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NCJRS Abstract

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NCJ Number: 163868 Find in a Library
Title: Russian Internal Troops and Security Challenges in the 1990s (From Global Dimensions of High Intensity Crime and Low Intensity Conflict, P 29-52, 1995, Graham H Turbiville, ed. -- See NCJ- 163867)
Author(s): A S Kulikov
Date Published: 1995
Page Count: 24
Sponsoring Agency: University of Illinois at Chicago
Chicago, IL 60607-2919
Sale Source: University of Illinois at Chicago
Office of International Criminal Justice
1033 West Van Buren Street, Suite 500
Chicago, IL 60607-2919
United States of America
Type: Issue Overview
Language: English
Country: United States of America
Annotation: This paper discusses the role and place of the Ministry of Internal Affairs' (MVD's) Internal Troops in the Russian Federation, as well as methods for improving the use of such troops in crisis situations.
Abstract: The MVD, whose agencies and troops use special forces and means, is an important component of the Russian Federation's security system. The MVD's primary functions have been defined by legislation. It identifies and forecasts security threats and takes measures to prevent and neutralize them; it creates and maintains the readiness of forces and means for providing security; it manages these resources under both normal and emergency conditions; it systematically restores the functioning of security facilities in regions that have been adversely affected by an emergency situation; and it participates in security measures outside the border of the Russian Federation in accordance with international treaties and agreements. The Internal Troops are a component of the MVD system and are not a part of the Armed Forces of Russia. They belong to those organizations that in international practice are referred to as "state organs intended to provide domestic security in peacetime and which do not possess the organizational structure for conducting ground combat actions against a foreign enemy." The Internal Troops assist Internal Affairs organs in maintaining public order and public safety and in providing the necessary lawful procedures during a state of emergency. Internal Troops also protect important state facilities, guard forced-labor institutions, and escort prisoners. This paper profiles the organizational structure of Internal Troops, distinguishes the responsibilities of the Internal Troops and the Armed Forces, describes the reforms currently underway for Internal Troops, and discusses the use and tactics of Internal Troops in crisis situations. The author notes that Internal Troops are prepared to use force to resolve a crisis, but this is always a temporary measure that is necessary to create the conditions necessary for resolving problems through reason rather than weapons. 2 figures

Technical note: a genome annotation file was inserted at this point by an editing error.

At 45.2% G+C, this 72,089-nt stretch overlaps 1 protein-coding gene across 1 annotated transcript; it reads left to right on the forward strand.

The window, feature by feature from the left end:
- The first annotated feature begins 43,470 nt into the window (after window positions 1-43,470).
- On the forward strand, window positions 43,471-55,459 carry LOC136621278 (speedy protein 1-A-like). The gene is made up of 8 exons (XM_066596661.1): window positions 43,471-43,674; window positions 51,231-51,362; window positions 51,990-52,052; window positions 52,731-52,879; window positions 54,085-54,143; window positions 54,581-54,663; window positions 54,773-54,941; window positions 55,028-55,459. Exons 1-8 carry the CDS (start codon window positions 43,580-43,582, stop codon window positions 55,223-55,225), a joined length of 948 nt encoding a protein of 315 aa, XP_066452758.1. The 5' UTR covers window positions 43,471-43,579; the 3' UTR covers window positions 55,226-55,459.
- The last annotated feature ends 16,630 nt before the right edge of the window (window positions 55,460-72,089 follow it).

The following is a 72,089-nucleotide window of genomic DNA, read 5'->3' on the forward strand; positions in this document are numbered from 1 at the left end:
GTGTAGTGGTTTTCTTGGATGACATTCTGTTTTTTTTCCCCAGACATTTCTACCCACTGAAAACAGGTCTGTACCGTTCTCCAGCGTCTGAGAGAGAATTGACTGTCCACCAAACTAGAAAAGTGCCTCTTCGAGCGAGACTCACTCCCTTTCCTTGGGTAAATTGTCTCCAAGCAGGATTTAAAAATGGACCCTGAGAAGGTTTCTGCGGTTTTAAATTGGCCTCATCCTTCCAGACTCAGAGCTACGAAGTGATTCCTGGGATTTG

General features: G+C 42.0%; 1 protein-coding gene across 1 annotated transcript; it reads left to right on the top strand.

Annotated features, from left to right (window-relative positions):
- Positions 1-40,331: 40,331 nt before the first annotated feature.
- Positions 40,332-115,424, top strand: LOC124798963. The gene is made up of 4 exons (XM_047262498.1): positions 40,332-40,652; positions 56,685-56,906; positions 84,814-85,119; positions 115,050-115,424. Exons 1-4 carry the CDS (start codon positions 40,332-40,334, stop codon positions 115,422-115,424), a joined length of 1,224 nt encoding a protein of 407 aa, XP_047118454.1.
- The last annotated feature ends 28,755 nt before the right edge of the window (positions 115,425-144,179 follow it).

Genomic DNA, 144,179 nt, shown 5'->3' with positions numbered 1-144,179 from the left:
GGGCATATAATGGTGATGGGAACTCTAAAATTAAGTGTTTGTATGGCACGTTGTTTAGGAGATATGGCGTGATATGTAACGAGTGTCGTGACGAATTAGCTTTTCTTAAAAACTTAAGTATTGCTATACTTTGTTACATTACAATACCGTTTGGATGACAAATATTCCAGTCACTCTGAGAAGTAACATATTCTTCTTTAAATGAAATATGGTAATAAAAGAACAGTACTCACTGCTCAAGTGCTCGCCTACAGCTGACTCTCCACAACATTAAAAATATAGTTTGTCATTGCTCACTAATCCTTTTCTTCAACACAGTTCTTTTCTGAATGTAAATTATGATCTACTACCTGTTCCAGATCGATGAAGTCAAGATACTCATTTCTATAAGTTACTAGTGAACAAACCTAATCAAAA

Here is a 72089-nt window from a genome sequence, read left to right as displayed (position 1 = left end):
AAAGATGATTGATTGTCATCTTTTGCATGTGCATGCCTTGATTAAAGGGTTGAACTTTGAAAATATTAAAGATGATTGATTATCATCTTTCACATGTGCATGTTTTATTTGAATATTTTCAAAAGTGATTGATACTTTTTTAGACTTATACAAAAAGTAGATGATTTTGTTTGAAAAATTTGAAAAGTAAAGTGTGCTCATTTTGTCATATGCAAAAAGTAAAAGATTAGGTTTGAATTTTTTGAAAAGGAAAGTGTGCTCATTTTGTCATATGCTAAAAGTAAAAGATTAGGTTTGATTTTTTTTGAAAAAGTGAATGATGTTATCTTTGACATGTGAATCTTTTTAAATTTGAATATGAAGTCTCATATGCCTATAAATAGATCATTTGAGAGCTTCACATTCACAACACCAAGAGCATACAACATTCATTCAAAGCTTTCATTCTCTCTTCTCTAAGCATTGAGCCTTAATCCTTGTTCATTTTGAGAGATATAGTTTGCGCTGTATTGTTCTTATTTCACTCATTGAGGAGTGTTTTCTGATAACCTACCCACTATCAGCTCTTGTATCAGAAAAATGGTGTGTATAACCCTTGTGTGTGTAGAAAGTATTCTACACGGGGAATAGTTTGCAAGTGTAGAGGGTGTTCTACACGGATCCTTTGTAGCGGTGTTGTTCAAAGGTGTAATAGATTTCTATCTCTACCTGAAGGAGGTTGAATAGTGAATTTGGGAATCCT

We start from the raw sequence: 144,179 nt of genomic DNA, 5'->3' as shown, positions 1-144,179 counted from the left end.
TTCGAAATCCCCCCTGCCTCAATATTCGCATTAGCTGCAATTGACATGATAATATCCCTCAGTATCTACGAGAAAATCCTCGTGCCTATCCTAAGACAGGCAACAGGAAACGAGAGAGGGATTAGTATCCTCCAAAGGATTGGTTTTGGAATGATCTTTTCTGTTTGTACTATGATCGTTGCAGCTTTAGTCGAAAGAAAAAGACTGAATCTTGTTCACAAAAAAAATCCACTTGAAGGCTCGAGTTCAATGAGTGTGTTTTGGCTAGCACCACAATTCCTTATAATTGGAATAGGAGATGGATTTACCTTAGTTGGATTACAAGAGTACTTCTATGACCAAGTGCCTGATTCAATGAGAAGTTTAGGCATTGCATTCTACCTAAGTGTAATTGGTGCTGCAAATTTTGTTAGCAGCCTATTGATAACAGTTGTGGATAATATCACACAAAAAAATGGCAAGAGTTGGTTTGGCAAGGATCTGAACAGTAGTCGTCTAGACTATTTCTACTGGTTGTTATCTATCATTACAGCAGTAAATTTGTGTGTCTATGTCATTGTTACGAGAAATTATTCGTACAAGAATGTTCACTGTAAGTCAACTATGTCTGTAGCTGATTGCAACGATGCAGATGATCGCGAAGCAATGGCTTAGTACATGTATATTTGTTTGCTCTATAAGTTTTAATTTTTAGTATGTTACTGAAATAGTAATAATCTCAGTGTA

Main Term(s): Foreign police
Index Term(s): Civil disorders; Police organizational structure; Police responsibilities; Russian Federation
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